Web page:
Reverend Performs First N.C. Methodist Gay Marriage


A reverend and bishop in North Carolina are facing complaints after performing the first same-sex marriage in a Methodist church in the state.

Reverend Val Rosenquist, who is part of the First United Methodist Church in Charlotte, North Carolina, along with retired Bishop Melvin Talbert, officiated North Carolina's first same-sex Methodist wedding, marrying church members John Romano and Jim Wilborne, according to World Religion News.

The service, which was attended by more than 250 people including Charlotte Mayor Jennifer Roberts, was held inside the First United Methodist Church.

The couple said being married in their own church was important to them, despite a Methodist doctrine against same-sex marriage. The reverend said she performed the marriage because LGBT members of the Methodist church are the church's brothers and sisters.

Talbert, who shared a jail cell with Dr. Martin Luther King, Jr. in 1960, said his disobedience of Methodist rules against same-sex marriage was an act of “biblical obedience," noting that discrimination in the church is wrong.

"It was just so amazing to us to be married in our own church," Romano said in an interview with the Charlotte Observer. "And not do it under the radar, but do it in a way to promote change."

"We didn’t leave it to go where it was easier [to get married]," Wilborne said, who has been Romano's partner for more than five years. "We stayed here because we love this church … It’s our home. We just feel blessed. We’re at the right place at the right time to have this opportunity."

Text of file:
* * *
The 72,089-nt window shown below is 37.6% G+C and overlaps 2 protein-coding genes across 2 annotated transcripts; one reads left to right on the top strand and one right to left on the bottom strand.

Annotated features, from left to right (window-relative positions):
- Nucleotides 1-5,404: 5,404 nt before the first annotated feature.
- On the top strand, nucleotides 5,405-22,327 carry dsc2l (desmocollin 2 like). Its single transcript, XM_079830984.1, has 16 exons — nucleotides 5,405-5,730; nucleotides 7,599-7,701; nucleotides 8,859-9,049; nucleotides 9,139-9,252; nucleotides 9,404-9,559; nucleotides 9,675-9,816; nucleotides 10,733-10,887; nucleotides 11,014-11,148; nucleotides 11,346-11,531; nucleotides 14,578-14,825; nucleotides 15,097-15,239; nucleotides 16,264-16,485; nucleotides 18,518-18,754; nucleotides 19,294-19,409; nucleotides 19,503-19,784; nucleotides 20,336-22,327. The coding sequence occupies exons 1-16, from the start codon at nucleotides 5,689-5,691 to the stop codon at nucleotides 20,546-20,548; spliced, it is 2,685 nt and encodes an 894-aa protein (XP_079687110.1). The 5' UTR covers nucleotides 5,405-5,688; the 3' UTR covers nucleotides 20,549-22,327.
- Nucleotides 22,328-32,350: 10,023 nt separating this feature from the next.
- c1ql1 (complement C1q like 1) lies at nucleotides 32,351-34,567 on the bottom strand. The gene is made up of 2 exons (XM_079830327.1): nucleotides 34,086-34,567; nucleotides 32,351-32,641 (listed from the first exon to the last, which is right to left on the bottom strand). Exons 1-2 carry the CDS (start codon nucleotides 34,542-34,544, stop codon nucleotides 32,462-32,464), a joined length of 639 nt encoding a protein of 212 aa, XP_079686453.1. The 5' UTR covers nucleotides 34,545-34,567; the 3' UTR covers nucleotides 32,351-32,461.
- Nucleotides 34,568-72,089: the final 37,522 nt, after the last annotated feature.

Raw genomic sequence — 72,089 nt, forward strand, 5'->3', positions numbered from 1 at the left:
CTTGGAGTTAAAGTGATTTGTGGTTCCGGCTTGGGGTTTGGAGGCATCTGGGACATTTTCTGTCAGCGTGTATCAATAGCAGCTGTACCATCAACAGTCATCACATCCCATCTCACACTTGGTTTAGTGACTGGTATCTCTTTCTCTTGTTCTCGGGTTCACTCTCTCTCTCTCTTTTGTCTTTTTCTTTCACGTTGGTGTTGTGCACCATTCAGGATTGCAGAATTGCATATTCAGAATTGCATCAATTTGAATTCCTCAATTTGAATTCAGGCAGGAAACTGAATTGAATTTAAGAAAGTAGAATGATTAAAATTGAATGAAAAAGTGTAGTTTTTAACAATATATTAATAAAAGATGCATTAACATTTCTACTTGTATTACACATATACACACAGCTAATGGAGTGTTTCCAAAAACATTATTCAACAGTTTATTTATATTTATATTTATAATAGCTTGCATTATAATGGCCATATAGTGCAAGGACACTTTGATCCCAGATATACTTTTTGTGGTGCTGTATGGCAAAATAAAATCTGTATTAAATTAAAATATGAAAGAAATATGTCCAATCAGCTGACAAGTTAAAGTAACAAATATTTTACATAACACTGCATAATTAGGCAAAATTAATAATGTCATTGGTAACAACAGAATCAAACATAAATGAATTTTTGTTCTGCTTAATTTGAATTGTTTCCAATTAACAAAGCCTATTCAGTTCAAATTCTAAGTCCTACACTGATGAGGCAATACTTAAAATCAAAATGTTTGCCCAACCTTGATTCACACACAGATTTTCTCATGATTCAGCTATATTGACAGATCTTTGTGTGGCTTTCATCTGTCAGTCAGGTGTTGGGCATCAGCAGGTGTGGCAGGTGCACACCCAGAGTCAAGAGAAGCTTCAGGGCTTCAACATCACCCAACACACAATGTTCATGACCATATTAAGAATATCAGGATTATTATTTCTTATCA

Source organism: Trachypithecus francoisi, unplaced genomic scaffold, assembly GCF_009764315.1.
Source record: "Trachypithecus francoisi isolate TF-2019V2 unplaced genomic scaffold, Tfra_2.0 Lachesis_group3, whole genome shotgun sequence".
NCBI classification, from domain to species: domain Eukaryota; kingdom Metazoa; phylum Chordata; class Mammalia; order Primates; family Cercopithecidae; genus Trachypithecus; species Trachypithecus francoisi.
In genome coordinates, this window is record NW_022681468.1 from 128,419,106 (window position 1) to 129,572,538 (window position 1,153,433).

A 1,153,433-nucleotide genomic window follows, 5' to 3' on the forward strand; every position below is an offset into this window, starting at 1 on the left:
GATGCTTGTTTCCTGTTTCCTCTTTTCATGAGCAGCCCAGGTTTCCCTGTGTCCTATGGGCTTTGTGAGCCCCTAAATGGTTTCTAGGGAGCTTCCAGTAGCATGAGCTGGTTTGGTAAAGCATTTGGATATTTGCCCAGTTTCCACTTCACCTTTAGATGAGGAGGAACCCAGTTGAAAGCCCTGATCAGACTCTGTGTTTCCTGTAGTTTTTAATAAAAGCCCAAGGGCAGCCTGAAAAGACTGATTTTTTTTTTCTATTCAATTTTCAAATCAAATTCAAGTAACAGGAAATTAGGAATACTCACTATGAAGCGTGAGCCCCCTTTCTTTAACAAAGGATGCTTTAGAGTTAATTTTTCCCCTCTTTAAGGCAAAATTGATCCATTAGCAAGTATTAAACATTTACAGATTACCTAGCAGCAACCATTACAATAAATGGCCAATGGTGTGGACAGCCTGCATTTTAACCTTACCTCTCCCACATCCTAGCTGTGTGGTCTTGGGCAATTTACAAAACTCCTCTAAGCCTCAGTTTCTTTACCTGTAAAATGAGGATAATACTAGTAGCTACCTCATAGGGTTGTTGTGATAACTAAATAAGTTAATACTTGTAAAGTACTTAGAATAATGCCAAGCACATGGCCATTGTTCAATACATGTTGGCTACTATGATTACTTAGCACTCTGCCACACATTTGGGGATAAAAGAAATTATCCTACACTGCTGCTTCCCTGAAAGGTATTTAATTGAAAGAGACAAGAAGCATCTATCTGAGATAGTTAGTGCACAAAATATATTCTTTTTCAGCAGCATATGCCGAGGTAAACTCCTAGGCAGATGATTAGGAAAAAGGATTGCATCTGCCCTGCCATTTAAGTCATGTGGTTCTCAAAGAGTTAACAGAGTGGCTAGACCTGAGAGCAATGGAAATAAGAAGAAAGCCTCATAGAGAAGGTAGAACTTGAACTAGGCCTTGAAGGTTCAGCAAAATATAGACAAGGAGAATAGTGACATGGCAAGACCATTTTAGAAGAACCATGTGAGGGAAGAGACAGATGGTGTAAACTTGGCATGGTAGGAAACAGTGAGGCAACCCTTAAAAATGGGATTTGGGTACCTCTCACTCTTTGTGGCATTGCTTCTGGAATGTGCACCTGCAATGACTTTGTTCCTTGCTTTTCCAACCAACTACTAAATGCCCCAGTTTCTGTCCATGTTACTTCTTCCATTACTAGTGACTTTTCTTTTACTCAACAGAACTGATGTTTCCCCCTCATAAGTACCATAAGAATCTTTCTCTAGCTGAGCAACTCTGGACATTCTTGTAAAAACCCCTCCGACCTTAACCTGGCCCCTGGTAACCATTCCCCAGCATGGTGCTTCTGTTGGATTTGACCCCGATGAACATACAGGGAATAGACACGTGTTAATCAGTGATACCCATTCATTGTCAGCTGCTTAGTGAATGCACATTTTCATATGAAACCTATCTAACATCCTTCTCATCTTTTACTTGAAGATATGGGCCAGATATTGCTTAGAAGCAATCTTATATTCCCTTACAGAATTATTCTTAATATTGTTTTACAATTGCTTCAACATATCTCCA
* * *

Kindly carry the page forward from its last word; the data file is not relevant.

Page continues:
A formal complaint was filed with the church's bishop, Larry Goodpaster. He said in a statement that the church is looking into suitable action to take against Rosenquist and Talbert.

"These folks are our brothers and sisters,” Rosenquist said about LGBT members. “It’s just a matter of obeying our covenant with one another throughout the church, that we are to minister to all and to treat all the same. I’m just following what I was ordained to do, what I was baptized to do."

Source: World Religion News, Charlotte Observer / Photo Credit: AlexiusHoratius/Wikimedia Commons

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